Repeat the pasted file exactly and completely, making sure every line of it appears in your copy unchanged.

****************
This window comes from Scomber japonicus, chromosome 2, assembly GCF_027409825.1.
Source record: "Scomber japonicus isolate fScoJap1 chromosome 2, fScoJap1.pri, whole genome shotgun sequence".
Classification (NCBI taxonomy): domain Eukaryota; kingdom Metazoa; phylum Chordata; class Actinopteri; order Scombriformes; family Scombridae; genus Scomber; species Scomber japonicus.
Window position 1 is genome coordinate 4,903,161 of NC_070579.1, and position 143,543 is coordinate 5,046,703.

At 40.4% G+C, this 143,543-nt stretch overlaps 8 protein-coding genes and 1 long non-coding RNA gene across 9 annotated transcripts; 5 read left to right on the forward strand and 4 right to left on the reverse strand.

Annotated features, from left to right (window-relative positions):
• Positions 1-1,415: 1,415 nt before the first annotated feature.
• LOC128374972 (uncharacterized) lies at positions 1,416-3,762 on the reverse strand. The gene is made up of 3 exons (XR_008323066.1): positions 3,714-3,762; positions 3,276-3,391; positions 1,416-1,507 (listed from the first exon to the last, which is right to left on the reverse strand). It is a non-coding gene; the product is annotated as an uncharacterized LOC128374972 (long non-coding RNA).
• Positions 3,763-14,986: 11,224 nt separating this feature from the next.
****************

This window comes from Scomber japonicus, chromosome 2, assembly GCF_027409825.1.
Source record: "Scomber japonicus isolate fScoJap1 chromosome 2, fScoJap1.pri, whole genome shotgun sequence".
Classification (NCBI taxonomy): domain Eukaryota; kingdom Metazoa; phylum Chordata; class Actinopteri; order Scombriformes; family Scombridae; genus Scomber; species Scomber japonicus.
Window position 1 is genome coordinate 4,903,161 of NC_070579.1, and position 143,543 is coordinate 5,046,703.

At 40.4% G+C, this 143,543-nt stretch overlaps 8 protein-coding genes and 1 long non-coding RNA gene across 9 annotated transcripts; 5 read left to right on the forward strand and 4 right to left on the reverse strand.

Annotated features, from left to right (window-relative positions):
• Positions 1-1,415: 1,415 nt before the first annotated feature.
• LOC128374972 (uncharacterized) lies at positions 1,416-3,762 on the reverse strand. The gene is made up of 3 exons (XR_008323066.1): positions 3,714-3,762; positions 3,276-3,391; positions 1,416-1,507 (listed from the first exon to the last, which is right to left on the reverse strand). It is a non-coding gene; the product is annotated as an uncharacterized LOC128374972 (long non-coding RNA).
• Positions 3,763-14,986: 11,224 nt separating this feature from the next.